Regicide and Republic

England 1603-1660

Author: Graham E. Seel

Publisher: Cambridge University Press

ISBN: 9780521589888

Category: Juvenile Nonfiction

Page: 226

View: 9650

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An engaging range of period texts and theme books for AS and A Level history. The period from 1603 to 1660 is characterised by complex religious and political developments, and dramatic events such as the execution of Charles I, civil war and the introduction of a republican form of government. In this clearly argued account, Graham E. Seel identifies the main political, religious and economic factors that help explain the events of this turbulent period, and assesses the role of leading personalities such as James VI and I, Charles I, Buckingham and Cromwell. Regicide and republic includes the additional document study The Civil War, 1637-49.
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The Early Stuart Kings, 1603-1642

Author: Graham E Seel,Director for Studies in History David L Smith,David L. Smith

Publisher: Routledge

ISBN: 1134592876

Category: History

Page: 160

View: 6098

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In 1603 King James I ascended the throne to become the first King of a united England and Scotland. There followed a period of increasing religious and political discord, culminating in the English Civil War. The Early Stuart Kings, 1603-1642 explores these complex events and the roles of the key personalities of the time - James I and VI, Charles I, Buckingham, Stratford and Laud.
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Historical Dictionary of the British Monarchy

Author: James Panton

Publisher: Scarecrow Press

ISBN: 0810874970

Category: History

Page: 722

View: 8296

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The Historical Dictionary of the British Monarchy provides a chronology starting with the year 495 and continuing to the present day, an introductory essay, an extensive bibliography, and over 600 cross-referenced dictionary entries on significant persons, places, events, institutions, and other aspects of British culture, society, economy, and politics. This book is a must for anyone interested in the British monarchy.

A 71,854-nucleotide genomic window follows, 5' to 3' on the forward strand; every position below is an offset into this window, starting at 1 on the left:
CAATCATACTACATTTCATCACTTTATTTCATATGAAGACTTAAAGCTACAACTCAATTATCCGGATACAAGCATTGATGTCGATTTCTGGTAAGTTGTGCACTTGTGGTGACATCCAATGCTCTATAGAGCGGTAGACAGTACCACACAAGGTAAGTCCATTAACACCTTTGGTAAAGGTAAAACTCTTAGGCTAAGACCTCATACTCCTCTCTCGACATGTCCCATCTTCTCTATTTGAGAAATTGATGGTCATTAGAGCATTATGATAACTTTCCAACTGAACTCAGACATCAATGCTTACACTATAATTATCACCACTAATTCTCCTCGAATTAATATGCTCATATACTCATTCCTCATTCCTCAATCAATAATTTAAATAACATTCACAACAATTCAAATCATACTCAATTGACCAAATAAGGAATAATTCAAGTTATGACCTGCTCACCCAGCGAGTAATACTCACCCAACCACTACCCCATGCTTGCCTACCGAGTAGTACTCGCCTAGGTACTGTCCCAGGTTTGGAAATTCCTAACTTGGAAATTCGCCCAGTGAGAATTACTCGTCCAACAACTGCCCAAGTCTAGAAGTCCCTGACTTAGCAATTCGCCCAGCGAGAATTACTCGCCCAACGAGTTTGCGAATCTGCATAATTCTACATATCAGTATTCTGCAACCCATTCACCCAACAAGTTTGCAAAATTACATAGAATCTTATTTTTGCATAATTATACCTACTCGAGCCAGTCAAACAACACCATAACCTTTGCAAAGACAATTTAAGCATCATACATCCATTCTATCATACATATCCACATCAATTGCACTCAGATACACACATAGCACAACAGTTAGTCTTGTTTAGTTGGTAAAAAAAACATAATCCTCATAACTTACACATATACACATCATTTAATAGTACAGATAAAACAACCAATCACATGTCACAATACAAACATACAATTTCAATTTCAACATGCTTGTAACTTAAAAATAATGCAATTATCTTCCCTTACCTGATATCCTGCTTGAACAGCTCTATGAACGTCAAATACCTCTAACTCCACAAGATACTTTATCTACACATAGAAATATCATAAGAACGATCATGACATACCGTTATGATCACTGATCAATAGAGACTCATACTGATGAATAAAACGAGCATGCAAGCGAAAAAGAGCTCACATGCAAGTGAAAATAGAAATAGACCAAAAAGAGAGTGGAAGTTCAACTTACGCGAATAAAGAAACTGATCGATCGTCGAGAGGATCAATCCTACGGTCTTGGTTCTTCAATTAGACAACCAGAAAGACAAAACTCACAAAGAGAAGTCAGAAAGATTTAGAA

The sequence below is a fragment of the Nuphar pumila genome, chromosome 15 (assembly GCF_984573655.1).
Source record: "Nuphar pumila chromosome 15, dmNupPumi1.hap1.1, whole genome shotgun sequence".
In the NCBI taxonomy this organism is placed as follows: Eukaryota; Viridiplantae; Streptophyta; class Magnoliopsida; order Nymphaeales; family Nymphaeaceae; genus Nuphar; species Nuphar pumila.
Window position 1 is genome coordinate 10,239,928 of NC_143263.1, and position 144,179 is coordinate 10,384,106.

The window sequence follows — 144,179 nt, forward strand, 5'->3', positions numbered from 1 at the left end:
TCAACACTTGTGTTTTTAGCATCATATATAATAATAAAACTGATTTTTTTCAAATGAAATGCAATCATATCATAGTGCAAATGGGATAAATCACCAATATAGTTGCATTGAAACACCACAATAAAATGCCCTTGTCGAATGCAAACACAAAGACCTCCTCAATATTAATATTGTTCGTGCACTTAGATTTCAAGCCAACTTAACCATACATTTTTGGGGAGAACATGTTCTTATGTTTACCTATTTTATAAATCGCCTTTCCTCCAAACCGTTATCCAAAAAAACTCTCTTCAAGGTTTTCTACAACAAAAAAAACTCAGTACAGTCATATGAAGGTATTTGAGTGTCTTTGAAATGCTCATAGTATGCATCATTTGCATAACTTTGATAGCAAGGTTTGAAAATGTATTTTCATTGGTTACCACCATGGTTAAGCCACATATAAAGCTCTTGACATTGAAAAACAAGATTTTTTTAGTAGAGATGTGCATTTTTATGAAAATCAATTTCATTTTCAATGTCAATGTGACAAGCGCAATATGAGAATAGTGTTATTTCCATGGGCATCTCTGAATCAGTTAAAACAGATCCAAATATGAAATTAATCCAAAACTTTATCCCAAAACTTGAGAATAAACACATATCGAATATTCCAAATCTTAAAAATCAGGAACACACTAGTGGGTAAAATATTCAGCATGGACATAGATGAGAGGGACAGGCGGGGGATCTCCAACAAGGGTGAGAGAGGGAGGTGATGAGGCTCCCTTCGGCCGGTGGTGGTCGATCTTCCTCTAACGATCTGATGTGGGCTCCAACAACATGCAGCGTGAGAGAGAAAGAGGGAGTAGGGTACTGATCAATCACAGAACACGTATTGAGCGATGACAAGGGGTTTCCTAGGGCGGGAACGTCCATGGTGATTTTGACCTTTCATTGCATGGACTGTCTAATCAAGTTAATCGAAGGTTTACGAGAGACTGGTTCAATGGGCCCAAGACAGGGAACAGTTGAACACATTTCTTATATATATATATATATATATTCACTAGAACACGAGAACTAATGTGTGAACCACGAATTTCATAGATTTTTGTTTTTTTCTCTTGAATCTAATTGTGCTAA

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Responsibility to Protect

Cultural Perspectives in the Global South

Author: Rama Mani,Thomas G. Weiss

Publisher: Routledge

ISBN: 1136661212

Category: Political Science

Page: 260

View: 5781

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This volume explores in a novel and challenging way the emerging norm of the Responsibility to Protect (R2P), initially adopted by the United Nations World Summit in 2005 following significant debate throughout the preceding decade. This work seeks to uncover whether this norm and its founding values have resonance and grounding within diverse cultures and within the experiences of societies that have directly been torn apart by mass atrocity crimes. The contributors to this collection analyze the responsibility to protect through multiple disciplines—philosophy, religion and spirituality, anthropology, and aesthetics in addition to international relations and law—to explore what light alternative perspectives outside of political science and international relations shed upon this emerging norm. In each case, the disciplinary analysis emanates from the global South and from scholars located within countries that experienced violent political upheaval. Hence, they draw upon not only theory but also the first-hand experience with conscience-shocking crimes. Their retrospective and prospective analyses could and should help shape the future implementation of R2P in accordance with insights from vastly different contexts. Offering a cutting edge contribution to thinking in the area, this is essential reading for all those with an interest in humanitarian intervention, peace and conflict studies, critical security studies and peacebuilding.
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Antiformalist, Unrevolutionary, Illiberal Milton

Political Prose, 1644-1660

Author: William Walker

Publisher: Routledge

ISBN: 131718033X

Category: Literary Criticism

Page: 216

View: 6787

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On the basis of a close reading of Milton's major published political prose works from 1644 through to the Restoration, William Walker presents the anti-formalist, unrevolutionary, illiberal Milton. Walker shows that Milton placed his faith not so much in particular forms of government as in statesmen he deemed to be virtuous. He reveals Milton's profound aversion to socio-political revolution and his deep commitments to what he took to be orthodox religion. He emphasises that Milton consistently presents himself as a champion not of heterodox religion, but of 'reformation'. He observes how Milton's belief that all men are not equal grounds his support for regimes that had little popular support and that did not provide the same civil liberties to all. And he observes how Milton's powerful commitment to a single religion explains his endorsement of various English regimes that persecuted on grounds of religion. This reading of Milton's political prose thus challenges the current consensus that Milton is an early modern exponent of republicanism, revolution, radicalism, and liberalism. It also provides a fresh account of how the great poet and prose polemicist is related to modern republics that think they have separated church and state.
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